Jamie’s Italian Adventure – Final Blog

Well, we have made it home from our delightful tour of Italy and it’s time to catch up on our last few days.  We spend two nights in Florence and Florence was a treasure.  It’s quieter than Rome and quite a bit smaller – a very pedestrian friendly historical downtown, which was a nice change.

 

Our hotel, the AC Firenze, a Marriott Property, was just across the street from the start of the historical downtown area.  It was a brand new hotel and very modern, nice bed (best we had in Italy) and a great breakfast buffet in the morning.  The only complaint was that the Air Conditioning couldn’t be turned down lower than 20 degrees and I found it quite warm at night.  We could walk to the main sights, like the Duomo, the Uffizi Gallery, the Ponte Vecchio, the Accademia Museum and some world famous shopping areas with top of the line leathers and gold.  However, it was quite a long walk from the hotel.  If you had mobility issues, they had bike-taxis (a guy peddling a two seat carriage) and a few regular taxis that could take you around, but most traffic is restricted within the downtown area.  A Bike-Taxi from the Duomo to our hotel was $12 EUR – we took one back at the end of our day.

 

We had one full day in Florence and made the most of it.  Unfortunately, as it was a Monday, we couldn’t visit the Uffizi or the Accademia as they are closed on Mondays. But we did a walking tour of downtown to familiarize ourselves with the area and saw where the Duomos was, as well as the replica of David which is in David’s original home in the Piazza della Signoria, the Ponte Vecchio and the Piazza di Santa Croce which is the square with the best shopping and also home to the Basilica di Santa Croce which was well worth visiting.  It is the oldest Franciscan church in Florence and one of the oldest in Italy and is home to the tombs of Michelangelo, Galileo, Dante and more.  It was also a beautiful church.  After visiting the Basilica, shopping for some leather goods and filling up on lasagna, we decided to tackle the 450 steps or so to the top of the bell tower, connected to the Duomo.  We first visited the Duomo and the Basilica di Santa Maria del Fiore, the famous cathedral with the huge dome that dominates the Florence skyline.  The outside was very ornate and the Duomo incredible, however, most of the masterpieces and sculptures from this Basilica have been moved to the museums, so they say it is like an empty jewelry box.  We had the option of climbing the Duomo (almost 500 stairs) or the Bell Tower (about 450 stairs).  There was a lineup for the Duomo and none for the Bell Tower, so that made our decision easy.  It was about $6 EUR for an entry fee.  The stairs are very narrow with people coming up and down and at times they are steep and you can feel a bit claustrophobic.  However, the views from the top were incredible and made it well worth the effort!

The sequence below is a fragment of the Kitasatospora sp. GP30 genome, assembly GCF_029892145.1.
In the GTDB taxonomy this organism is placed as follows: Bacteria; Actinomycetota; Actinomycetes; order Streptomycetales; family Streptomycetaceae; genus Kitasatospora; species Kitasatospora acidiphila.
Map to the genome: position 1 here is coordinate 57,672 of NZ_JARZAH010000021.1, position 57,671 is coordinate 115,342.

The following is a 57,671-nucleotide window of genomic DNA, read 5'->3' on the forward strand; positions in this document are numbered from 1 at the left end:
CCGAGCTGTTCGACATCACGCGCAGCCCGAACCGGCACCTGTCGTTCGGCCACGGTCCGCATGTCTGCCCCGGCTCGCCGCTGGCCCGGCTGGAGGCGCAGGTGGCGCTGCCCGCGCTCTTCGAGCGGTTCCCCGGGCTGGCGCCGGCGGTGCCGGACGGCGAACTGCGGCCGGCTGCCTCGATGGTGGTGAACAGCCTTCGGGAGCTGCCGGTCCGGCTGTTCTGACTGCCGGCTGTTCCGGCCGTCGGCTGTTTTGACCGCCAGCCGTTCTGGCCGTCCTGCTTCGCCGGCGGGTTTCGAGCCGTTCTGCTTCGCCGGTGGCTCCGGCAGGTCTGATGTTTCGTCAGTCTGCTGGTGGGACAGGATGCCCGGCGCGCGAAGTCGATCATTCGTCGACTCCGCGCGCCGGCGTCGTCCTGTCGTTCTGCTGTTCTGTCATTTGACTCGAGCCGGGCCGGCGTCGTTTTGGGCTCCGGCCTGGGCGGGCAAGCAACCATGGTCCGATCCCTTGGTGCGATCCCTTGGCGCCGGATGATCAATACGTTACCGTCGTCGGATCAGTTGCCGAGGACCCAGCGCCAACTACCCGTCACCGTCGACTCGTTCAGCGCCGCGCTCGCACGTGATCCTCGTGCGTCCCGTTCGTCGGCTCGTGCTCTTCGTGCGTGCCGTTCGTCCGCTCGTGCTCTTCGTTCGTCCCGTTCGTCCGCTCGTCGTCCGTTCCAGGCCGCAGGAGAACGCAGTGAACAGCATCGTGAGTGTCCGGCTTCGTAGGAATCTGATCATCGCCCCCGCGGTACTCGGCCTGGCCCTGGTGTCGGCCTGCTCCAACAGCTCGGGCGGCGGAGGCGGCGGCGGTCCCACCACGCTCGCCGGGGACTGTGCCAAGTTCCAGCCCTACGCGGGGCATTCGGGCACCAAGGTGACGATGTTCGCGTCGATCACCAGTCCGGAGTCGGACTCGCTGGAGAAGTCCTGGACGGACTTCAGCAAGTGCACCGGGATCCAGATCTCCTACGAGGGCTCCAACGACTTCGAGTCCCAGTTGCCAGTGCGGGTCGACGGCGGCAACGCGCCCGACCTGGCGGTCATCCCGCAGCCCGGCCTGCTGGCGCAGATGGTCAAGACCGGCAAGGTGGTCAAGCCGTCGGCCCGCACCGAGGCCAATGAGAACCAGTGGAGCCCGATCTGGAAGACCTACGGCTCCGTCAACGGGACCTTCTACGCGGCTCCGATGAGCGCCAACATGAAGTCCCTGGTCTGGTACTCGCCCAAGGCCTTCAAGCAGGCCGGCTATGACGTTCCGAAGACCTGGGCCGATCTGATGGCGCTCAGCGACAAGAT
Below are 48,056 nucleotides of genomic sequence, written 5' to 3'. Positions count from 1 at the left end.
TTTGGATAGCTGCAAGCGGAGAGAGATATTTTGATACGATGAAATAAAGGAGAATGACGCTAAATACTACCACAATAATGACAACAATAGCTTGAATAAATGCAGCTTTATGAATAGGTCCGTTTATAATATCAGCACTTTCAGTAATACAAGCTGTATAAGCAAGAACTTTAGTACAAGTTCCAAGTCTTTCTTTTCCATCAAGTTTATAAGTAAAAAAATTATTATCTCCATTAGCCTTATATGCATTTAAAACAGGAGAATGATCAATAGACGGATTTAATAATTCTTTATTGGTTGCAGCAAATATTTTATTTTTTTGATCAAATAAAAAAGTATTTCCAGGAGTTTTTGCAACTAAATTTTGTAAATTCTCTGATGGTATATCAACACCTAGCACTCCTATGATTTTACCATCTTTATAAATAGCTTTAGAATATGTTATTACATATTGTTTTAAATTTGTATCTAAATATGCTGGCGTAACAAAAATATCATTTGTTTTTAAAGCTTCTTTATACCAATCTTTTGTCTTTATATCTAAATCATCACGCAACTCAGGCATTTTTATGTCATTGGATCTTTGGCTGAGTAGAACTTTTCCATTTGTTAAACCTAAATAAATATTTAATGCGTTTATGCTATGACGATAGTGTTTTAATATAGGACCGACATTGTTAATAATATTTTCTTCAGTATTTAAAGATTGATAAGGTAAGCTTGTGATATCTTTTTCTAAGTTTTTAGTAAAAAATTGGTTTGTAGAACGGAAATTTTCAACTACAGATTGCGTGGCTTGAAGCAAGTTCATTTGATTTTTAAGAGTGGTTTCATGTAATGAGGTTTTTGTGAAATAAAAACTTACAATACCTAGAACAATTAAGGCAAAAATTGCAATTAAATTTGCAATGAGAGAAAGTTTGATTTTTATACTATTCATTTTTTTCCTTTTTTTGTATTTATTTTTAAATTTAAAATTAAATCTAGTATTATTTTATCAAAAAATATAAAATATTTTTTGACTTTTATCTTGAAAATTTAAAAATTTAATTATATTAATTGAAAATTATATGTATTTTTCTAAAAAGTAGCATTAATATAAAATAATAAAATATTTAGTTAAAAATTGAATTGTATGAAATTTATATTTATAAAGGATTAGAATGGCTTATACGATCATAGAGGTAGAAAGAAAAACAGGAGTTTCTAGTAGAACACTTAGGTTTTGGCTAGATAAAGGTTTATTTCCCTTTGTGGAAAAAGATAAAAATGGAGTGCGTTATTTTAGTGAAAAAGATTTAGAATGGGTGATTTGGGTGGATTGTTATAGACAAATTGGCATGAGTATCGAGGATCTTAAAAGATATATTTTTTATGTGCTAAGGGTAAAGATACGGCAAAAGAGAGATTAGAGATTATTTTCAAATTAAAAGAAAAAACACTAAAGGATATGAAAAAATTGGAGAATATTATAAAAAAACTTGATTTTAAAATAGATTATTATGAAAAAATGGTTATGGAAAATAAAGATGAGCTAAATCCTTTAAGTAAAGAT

Following these adventures, we had to go back and prepare for our evening in Tuscany.  We were driven about a half hour outside of Florence into the Tuscan hillside to the Castello del Trebbio – a 12th century castle, surrounded by 350 hectares of vineyards and Olive Groves.  It was originally the home to the Pazzi family, and was the site of an attempted murder of the Medici brothers, who were the biggest advocates and supporters of the Renaissance movement.  The current family bought the estate in 1968 and raised their 5 children there.  After the death of the parents in the 1980’s, one of the daughters, Anna, took over the running and management of the estate with her husband.  They further developed the winery and olive oil production and opened the estate up as a venue for weddings, special events and also started renting several farmhouses on the estate to tourists – all to support the upkeep of their lovely castle.  The castle itself has the winery and wine cellars in the basements – which also used to be the prisons.  The castle is heated only by fireplaces, with the exception of one special event room which has central heating and it is filled with antiques and is very authentic.  It was magical.  There were rolling hills, flowers and vineyards everywhere.  It was very peaceful and easy to see why tourists would want to come and stay.  It was also one of the best meals we had on our entire stay in Italy and included wine tasting.  Although I had to abstain from the wine this time, I was sure to buy some to bring home for a later date!

 

The next morning, it was on to Venice and the city I had been waiting for! Venice, like Rome, was just as I had imagined it to be.  Our hotel, the Amadeus, was only one street over from the Grand Canal and about a 5 minute walk from the train station, so it was very convenient.  The rooms were decorated with antique Venetian furnishings, but the bathrooms were quite modern and the rooms were very charming and clean.  We had a little balcony and the nicest part was with the windows open, we overlooked a quiet courtyard and all you would hear in the morning when you woke up was the birds and the bell tower.  You didn’t hear the people or noise of the canals and busy streets, etc at all.